Sunday, April 20, 2014
By PETER WHORISKEY The Washington Post
NORRIDGEWOCK - At the factory here owned by New Balance, the last major athletic shoe brand to manufacture footwear in the United States, even workers on the shop floor recognize that in purely economic terms, the operation doesn't make sense.
Kirby Knox inspects a shoe at the New Balance factory in Norridgewock. Knowing that the company could make far more money if, like Nike and Adidas, it shifted most of its jobs to low-wage countries, Maine workers try to make up the difference through efficiency.
Photos for The Washington Post by Joel Page
A worker uses a press to attach a shoe upper to the outsole at the New Balance factory in Norridgewock. Since 2004, the 350 workers at the plant have increased daily production by nearly 9 percent.
The company could make far more money if, like Nike and Adidas, it shifted virtually all of these jobs to low-wage countries.
So employees try each shift to make it up. Conversations on the shop floor are sparse at best, and the tasks at each work station have been stripped of waste and precisely timed. Workers cut leather for a pair of shoes in 88 seconds, handle precise stitching in 37 seconds, and glue soles to uppers even faster.
"The company already could make more money by going overseas and they know it," said Scott Boulette, 35, a burly team leader who has his son's name tattooed in Gothic letters down his left forearm. "So we hustle."
Now, however, comes what may be an insurmountable challenge. The Obama administration is negotiating a free-trade agreement with Vietnam and seven other countries, and it is unclear whether the plant can stand up to a flood of shoes from that country, already one of the leading exporters of footwear to the United States.
"We are deeply concerned by the inclusion of Vietnam in a potential free-trade agreement," said Rob DeMartini, president and chief executive of New Balance.
The workers' predicament highlights the difficulty facing the Obama administration as it seeks free-trade agreements as a potential remedy for U.S. unemployment, now at 9.2 percent.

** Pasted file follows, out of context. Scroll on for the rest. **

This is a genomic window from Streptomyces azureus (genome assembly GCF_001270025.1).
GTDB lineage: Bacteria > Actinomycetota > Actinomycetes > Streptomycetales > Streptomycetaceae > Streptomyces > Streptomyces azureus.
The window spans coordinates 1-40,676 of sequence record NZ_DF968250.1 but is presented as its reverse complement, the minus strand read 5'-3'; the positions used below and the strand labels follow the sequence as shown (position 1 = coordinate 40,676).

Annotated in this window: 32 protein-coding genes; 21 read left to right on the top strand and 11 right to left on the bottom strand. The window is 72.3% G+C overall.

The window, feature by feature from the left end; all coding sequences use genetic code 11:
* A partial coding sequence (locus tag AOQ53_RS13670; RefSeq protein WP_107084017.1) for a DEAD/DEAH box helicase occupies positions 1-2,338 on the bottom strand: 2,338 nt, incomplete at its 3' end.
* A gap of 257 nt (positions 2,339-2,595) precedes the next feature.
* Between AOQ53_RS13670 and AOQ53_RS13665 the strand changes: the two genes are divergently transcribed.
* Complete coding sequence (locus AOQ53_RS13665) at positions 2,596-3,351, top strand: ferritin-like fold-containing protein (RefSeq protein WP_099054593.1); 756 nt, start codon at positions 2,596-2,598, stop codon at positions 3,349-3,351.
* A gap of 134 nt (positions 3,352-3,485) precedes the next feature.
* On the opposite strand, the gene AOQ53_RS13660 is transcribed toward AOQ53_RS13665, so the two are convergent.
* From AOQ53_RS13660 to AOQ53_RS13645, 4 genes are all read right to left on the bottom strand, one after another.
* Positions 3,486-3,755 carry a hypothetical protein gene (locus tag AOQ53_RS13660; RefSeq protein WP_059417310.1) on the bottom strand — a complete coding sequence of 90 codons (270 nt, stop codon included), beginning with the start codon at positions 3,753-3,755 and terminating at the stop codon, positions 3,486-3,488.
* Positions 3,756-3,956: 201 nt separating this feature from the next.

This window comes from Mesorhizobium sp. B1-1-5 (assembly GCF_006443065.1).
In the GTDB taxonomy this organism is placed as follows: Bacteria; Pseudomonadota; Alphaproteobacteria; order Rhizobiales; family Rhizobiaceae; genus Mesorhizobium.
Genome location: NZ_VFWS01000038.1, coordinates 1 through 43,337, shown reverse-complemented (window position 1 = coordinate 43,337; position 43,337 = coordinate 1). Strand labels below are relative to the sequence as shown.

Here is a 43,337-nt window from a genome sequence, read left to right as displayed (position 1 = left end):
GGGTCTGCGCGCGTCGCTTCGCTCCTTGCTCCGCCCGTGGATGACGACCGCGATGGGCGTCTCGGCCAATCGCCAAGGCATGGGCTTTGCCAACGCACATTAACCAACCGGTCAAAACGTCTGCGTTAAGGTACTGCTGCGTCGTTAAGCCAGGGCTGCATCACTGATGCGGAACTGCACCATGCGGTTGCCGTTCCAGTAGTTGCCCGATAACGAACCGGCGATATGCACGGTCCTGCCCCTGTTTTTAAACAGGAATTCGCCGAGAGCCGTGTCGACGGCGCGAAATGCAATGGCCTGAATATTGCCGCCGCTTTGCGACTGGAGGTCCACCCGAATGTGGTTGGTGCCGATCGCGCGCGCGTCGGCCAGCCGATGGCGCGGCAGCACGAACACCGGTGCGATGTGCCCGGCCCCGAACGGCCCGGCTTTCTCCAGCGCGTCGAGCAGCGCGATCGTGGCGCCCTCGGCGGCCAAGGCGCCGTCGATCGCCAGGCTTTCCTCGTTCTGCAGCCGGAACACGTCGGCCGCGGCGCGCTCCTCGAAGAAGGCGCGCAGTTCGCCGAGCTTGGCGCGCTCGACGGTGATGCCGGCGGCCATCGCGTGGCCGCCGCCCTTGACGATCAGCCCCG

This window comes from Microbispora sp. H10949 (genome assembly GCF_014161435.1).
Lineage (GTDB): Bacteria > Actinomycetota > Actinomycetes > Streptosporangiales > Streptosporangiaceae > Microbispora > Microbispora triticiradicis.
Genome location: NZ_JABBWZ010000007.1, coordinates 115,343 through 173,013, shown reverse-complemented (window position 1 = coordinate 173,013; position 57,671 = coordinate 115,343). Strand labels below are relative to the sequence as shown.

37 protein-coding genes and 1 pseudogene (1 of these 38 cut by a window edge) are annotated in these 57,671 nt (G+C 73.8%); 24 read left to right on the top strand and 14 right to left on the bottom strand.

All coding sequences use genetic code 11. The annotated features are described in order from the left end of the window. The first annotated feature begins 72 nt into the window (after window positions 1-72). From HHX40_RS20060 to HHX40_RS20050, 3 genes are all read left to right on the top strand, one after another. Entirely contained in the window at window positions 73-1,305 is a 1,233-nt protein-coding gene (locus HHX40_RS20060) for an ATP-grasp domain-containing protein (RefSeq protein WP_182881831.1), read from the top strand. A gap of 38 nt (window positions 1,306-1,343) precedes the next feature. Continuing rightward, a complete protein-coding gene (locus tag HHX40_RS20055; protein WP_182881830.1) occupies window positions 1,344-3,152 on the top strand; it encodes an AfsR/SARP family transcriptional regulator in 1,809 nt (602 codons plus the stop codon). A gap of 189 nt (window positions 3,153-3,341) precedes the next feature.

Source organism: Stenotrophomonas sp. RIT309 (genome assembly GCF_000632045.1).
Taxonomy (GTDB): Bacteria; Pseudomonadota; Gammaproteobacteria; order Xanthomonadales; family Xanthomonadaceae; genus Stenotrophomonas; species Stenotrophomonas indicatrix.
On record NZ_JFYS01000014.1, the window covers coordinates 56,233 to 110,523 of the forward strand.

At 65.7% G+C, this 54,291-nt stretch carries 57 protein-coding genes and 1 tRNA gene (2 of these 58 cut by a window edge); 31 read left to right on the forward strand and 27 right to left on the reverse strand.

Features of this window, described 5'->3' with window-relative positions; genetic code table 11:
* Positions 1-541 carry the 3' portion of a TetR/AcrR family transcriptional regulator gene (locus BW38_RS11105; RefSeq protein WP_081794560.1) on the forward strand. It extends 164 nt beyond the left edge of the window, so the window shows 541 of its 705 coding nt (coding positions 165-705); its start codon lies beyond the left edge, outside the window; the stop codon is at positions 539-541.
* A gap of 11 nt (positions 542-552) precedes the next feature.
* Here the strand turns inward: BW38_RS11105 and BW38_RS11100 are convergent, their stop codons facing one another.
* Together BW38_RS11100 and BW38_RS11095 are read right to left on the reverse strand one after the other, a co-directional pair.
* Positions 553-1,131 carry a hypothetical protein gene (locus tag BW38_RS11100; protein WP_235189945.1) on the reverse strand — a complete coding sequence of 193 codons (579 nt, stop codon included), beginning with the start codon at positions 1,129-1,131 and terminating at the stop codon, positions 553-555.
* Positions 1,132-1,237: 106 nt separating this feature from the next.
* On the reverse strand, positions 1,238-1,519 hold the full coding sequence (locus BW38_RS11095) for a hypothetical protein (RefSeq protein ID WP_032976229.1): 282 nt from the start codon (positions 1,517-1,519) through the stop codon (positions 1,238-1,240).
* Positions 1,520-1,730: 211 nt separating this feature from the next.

Backed by many economists, the administration says the agreement with Vietnam and the other countries, the Trans-Pacific Partnership, would create U.S. jobs by opening up Asian countries to U.S. exports such as computers from California and paper products from Maine.
"This agreement will create a potential platform for economic integration across the Asia-Pacific region, a means to advance U.S. economic interests with the fastest-growing economies in the world," U.S. Trade Representative Ronald Kirk told Congress in announcing that negotiations were about to begin.
Moreover, importing shoes from Vietnam at lower costs would benefit some in the United States, either by reducing prices for consumers or raising profits for manufacturers that have their operations overseas.
But the example of New Balance, which has long resisted the exodus of American footwear manufacturers, highlights the fact that despite the benefits of free trade, it can also destroy some U.S. jobs, and those losses are felt more acutely in a time of high unemployment.
"We want to fight really hard to keep this business in Maine," said Lori Cook, 28, a single mom with two kids. "I'd like to keep my job."
The company's primary concern is that any free-trade agreement with Vietnam would likely eliminate the steep tariff on footwear imported from that country, making Vietnamese sneakers even cheaper than they already are.
New Balance officials said removing the tariff would also undermine years of efforts at the company's five New England factories to compete against cheap foreign labor. The plants employ 1,000 workers.
Those employees earn upward of $10 an hour, plus benefits, while labor costs in China are about $1.50 an hour, and even less in Vietnam.
With the support of some New England legislators, the company is hoping that an unusual exemption can be created in any agreement with Vietnam to maintain the tariff on the shoes New Balance makes in the United States.
"Making footwear in the U.S. isn't as easy or as profitable as making them overseas. If it were, every company would still be doing it," DeMartini said. "We will continue to ask our negotiators to embrace President Obama's manufacturing agenda and to save what is left of our nation's once-vibrant shoemaking economy."
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